Lawmen are reporting success in apprehending a number of individuals who are implicated in what they term “cold cases.”
On Friday, they arrested and charged 32- year old Granville Sabrata Gordon, aka ‘Birdman’ of Five Islands for the January 5 2008 killing of 18 year- old Tyrell Brann of Gray’s Farm.
“Allegations are that Gordon opened fire at Brann and three other young men, while they were walking near his farm at Five Islands. Brann was struck in the head by a bullet and was pronounced dead on the spot,” A police press release said.
According to the police, Gordon fled the country by boat soon after the incident and has been living in St Vincent. He was deported and sent back to Antigua. He was picked up by police at VC Bird International and taken into custody.
Gordon will make his first appearance before the court today.
This is the fifth person, in recent times, that police have apprehended and charged for killings which were committed in the past.
Toby Benjamin of All Saints was charged for the 2014 killing of Charles Hughes of Cashew Hill on February 11, 2014. Charged also is 26 year-old Methoni Adolphus Vernon, of Jamaica, for the death of Roy Carridice of Cassada Gardens. This incident took place at Cassada Gardens on July 1, 2014.
Additionally, Meryl “Tula” Chiddick and Aundrey Joseph, both of Greenbay, were arrested and jointly charged with the killing of Liberta resident Conroy Andrew on November 10, 2014.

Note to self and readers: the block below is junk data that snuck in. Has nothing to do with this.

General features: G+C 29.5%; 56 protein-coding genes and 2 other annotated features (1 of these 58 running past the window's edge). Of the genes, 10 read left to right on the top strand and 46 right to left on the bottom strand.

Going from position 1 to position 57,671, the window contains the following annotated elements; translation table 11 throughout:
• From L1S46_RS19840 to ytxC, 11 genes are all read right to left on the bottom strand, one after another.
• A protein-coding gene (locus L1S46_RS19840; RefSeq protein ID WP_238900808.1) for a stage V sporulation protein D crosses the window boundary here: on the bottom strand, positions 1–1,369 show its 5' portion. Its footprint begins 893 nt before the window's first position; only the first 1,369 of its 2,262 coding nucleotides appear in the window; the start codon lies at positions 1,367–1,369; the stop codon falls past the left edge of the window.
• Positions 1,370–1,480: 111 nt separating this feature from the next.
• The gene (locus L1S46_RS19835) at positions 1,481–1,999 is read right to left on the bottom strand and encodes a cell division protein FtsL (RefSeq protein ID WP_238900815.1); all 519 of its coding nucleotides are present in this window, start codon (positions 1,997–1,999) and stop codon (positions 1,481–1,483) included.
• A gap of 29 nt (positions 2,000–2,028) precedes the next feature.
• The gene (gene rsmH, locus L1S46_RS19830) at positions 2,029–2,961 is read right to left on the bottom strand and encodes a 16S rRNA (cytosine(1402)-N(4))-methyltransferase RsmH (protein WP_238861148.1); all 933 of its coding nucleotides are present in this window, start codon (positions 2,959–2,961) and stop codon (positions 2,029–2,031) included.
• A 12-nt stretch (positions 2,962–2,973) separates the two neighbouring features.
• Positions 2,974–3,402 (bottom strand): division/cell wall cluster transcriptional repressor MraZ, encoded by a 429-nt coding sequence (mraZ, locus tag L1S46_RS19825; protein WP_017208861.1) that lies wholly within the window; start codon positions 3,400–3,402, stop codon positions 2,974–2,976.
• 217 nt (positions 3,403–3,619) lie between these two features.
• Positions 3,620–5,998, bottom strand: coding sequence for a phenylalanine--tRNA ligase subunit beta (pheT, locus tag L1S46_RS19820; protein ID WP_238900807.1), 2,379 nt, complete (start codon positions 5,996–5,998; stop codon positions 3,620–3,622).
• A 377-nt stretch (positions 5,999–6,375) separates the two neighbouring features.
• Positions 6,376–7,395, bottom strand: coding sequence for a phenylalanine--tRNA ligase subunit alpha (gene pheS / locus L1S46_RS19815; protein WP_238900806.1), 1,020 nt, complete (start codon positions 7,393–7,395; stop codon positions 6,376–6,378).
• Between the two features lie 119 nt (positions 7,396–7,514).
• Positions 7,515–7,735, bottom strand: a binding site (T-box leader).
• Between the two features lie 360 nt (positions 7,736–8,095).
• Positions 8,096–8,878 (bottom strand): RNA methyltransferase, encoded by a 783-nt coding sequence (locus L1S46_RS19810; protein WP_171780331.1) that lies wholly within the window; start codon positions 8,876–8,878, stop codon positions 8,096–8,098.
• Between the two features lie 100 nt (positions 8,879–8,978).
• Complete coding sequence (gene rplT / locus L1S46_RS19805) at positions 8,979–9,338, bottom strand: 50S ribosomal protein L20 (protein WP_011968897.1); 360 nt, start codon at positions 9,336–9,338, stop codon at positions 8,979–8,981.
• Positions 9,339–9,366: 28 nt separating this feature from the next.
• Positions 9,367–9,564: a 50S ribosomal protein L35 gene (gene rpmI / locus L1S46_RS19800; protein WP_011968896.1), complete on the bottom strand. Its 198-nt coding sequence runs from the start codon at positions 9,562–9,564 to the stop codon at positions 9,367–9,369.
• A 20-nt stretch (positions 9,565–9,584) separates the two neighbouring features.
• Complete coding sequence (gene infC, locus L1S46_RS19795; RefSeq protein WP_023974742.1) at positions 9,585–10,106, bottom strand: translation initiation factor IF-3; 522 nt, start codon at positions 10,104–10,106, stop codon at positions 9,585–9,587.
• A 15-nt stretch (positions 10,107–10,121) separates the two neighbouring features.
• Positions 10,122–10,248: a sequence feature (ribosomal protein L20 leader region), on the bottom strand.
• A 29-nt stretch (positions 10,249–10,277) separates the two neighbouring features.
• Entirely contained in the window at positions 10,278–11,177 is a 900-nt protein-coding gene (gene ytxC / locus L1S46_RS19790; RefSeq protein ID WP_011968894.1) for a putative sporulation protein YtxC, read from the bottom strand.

Commissioner of Police Wendell Robinson said recent breakthroughs in several cold case crimes are due to a combination of strategies the Force has employed to bring perpetrators of crime to justice.
“It is as a result of continuous investigations, forensic evidence and as a result of intelligence that comes to light from time to time,” he explained.
Robinson said both he and the Criminal Investigations Unit (CID) would review unsolved cases with a view to give families closure in cases where their family members have been murdered.
The commissioner said the Force is still investigating a few more “cold cases” and the public will be notified when breakthroughs are made.
“You can’t solve every crime, but we have to do as much as possible so they can, at least, be some finality brought to the matter,” he said